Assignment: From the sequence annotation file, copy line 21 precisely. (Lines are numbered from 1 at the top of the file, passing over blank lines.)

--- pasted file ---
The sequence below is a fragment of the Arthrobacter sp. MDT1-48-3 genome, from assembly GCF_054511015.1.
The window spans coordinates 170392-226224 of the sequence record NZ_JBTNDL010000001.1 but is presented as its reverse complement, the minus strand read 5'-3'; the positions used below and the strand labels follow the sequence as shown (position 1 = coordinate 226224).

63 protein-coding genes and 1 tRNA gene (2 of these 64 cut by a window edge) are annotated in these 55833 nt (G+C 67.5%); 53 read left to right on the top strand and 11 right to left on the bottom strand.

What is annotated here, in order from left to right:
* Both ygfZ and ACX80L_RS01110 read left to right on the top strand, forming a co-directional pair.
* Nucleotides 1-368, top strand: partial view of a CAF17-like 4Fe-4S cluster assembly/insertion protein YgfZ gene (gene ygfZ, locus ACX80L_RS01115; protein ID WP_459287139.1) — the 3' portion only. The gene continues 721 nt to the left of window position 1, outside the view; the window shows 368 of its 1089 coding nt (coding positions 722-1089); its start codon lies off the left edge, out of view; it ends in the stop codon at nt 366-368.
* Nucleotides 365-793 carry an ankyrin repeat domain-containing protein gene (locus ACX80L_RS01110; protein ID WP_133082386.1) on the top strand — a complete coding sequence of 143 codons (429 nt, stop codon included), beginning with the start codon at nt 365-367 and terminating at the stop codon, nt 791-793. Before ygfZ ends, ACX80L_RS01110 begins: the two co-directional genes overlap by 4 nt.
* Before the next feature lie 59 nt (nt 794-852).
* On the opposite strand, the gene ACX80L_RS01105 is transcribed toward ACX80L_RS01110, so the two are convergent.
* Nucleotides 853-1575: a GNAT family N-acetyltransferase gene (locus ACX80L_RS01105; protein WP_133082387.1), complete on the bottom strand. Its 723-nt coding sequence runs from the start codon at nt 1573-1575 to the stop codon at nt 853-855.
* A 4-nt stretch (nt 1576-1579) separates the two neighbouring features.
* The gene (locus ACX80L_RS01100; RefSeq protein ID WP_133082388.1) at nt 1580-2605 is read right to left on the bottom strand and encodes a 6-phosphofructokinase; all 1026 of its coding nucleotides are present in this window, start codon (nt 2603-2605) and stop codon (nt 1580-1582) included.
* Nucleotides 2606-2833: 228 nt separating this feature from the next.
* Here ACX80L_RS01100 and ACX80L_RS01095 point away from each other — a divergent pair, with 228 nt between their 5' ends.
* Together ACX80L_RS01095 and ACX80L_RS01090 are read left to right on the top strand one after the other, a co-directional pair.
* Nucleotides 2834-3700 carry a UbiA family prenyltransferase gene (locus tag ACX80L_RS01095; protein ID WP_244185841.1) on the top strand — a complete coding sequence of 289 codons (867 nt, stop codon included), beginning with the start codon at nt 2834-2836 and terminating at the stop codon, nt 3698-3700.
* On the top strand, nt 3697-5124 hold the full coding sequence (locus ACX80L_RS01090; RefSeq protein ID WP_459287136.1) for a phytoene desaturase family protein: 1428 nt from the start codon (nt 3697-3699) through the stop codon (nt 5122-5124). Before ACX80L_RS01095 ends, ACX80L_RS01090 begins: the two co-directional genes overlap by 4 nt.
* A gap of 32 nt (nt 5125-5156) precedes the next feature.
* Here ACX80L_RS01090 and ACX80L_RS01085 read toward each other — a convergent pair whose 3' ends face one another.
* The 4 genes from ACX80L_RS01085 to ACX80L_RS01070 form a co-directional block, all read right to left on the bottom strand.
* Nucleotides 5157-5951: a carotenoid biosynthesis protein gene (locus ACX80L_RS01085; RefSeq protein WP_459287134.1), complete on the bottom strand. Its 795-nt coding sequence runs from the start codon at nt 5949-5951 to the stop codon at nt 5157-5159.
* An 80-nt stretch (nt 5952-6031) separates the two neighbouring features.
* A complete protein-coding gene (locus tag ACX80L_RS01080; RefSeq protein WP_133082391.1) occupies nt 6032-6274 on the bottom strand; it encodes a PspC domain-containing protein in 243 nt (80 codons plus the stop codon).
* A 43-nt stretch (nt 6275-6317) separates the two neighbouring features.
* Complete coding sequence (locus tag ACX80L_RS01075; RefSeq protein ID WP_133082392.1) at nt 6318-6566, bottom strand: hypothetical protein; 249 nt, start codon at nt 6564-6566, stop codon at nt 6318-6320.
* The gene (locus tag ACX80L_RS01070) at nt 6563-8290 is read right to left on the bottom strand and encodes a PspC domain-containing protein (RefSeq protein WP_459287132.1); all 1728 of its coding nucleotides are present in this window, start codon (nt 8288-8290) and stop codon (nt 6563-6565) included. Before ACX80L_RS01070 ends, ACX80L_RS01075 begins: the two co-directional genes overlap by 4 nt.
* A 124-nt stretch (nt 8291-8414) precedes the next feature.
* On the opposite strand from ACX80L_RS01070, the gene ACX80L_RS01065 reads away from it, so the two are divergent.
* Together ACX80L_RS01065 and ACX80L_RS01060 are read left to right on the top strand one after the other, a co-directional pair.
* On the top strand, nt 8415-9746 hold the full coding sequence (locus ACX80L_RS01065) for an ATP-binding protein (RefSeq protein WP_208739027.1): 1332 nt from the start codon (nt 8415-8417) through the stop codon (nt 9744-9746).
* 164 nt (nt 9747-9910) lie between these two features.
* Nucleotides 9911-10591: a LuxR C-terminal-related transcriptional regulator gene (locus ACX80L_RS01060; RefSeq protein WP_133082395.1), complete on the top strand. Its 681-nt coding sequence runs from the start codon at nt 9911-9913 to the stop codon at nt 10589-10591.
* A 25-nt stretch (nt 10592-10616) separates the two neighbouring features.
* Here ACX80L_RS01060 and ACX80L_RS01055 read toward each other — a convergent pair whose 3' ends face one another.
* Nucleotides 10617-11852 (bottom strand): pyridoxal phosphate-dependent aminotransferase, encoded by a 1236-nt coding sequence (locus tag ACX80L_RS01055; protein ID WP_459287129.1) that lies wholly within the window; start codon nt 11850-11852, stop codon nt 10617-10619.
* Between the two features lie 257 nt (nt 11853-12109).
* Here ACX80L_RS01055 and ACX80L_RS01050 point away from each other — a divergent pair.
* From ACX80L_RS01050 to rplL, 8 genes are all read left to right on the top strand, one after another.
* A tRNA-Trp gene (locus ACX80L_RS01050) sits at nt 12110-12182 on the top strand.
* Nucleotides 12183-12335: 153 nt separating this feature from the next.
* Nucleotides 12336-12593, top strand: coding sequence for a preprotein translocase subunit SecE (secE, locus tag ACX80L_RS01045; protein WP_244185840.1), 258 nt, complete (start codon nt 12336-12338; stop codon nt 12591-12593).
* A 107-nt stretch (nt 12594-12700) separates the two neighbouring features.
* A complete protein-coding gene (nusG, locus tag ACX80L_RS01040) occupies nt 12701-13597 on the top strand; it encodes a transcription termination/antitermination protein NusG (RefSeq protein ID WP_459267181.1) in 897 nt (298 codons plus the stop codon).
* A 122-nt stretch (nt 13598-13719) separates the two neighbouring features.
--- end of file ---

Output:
* Nucleotides 5157-5951: a carotenoid biosynthesis protein gene (locus ACX80L_RS01085; RefSeq protein WP_459287134.1), complete on the bottom strand. Its 795-nt coding sequence runs from the start codon at nt 5949-5951 to the stop codon at nt 5157-5159.